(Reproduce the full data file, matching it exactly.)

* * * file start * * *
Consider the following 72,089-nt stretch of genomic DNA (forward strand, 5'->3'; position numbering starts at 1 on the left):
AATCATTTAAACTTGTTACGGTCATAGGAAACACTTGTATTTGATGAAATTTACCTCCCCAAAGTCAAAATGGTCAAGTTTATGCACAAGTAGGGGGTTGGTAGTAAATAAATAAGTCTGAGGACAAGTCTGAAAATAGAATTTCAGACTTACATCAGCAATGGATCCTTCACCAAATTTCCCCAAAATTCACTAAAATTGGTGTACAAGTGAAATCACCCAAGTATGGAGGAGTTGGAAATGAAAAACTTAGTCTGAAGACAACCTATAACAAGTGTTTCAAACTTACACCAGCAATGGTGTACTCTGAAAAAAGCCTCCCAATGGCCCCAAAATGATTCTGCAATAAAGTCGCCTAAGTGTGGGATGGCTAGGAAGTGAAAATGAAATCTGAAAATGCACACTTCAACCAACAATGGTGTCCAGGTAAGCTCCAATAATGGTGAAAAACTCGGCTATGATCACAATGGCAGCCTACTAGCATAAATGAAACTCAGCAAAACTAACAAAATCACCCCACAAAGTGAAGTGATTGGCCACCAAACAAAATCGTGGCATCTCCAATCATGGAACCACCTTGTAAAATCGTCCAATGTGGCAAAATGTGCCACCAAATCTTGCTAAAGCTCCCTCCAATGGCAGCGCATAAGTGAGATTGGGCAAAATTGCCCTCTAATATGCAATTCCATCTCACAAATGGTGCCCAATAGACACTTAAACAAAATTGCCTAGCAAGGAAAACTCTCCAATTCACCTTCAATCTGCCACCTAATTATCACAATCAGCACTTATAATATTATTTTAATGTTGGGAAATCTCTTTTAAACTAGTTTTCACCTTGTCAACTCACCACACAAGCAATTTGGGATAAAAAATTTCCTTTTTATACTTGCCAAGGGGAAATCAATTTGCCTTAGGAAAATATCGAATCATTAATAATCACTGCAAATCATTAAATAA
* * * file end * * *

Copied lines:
Consider the following 72,089-nt stretch of genomic DNA (forward strand, 5'->3'; position numbering starts at 1 on the left):
AATCATTTAAACTTGTTACGGTCATAGGAAACACTTGTATTTGATGAAATTTACCTCCCCAAAGTCAAAATGGTCAAGTTTATGCACAAGTAGGGGGTTGGTAGTAAATAAATAAGTCTGAGGACAAGTCTGAAAATAGAATTTCAGACTTACATCAGCAATGGATCCTTCACCAAATTTCCCCAAAATTCACTAAAATTGGTGTACAAGTGAAATCACCCAAGTATGGAGGAGTTGGAAATGAAAAACTTAGTCTGAAGACAACCTATAACAAGTGTTTCAAACTTACACCAGCAATGGTGTACTCTGAAAAAAGCCTCCCAATGGCCCCAAAATGATTCTGCAATAAAGTCGCCTAAGTGTGGGATGGCTAGGAAGTGAAAATGAAATCTGAAAATGCACACTTCAACCAACAATGGTGTCCAGGTAAGCTCCAATAATGGTGAAAAACTCGGCTATGATCACAATGGCAGCCTACTAGCATAAATGAAACTCAGCAAAACTAACAAAATCACCCCACAAAGTGAAGTGATTGGCCACCAAACAAAATCGTGGCATCTCCAATCATGGAACCACCTTGTAAAATCGTCCAATGTGGCAAAATGTGCCACCAAATCTTGCTAAAGCTCCCTCCAATGGCAGCGCATAAGTGAGATTGGGCAAAATTGCCCTCTAATATGCAATTCCATCTCACAAATGGTGCCCAATAGACACTTAAACAAAATTGCCTAGCAAGGAAAACTCTCCAATTCACCTTCAATCTGCCACCTAATTATCACAATCAGCACTTATAATATTATTTTAATGTTGGGAAATCTCTTTTAAACTAGTTTTCACCTTGTCAACTCACCACACAAGCAATTTGGGATAAAAAATTTCCTTTTTATACTTGCCAAGGGGAAATCAATTTGCCTTAGGAAAATATCGAATCATTAATAATCACTGCAAATCATTAAATAA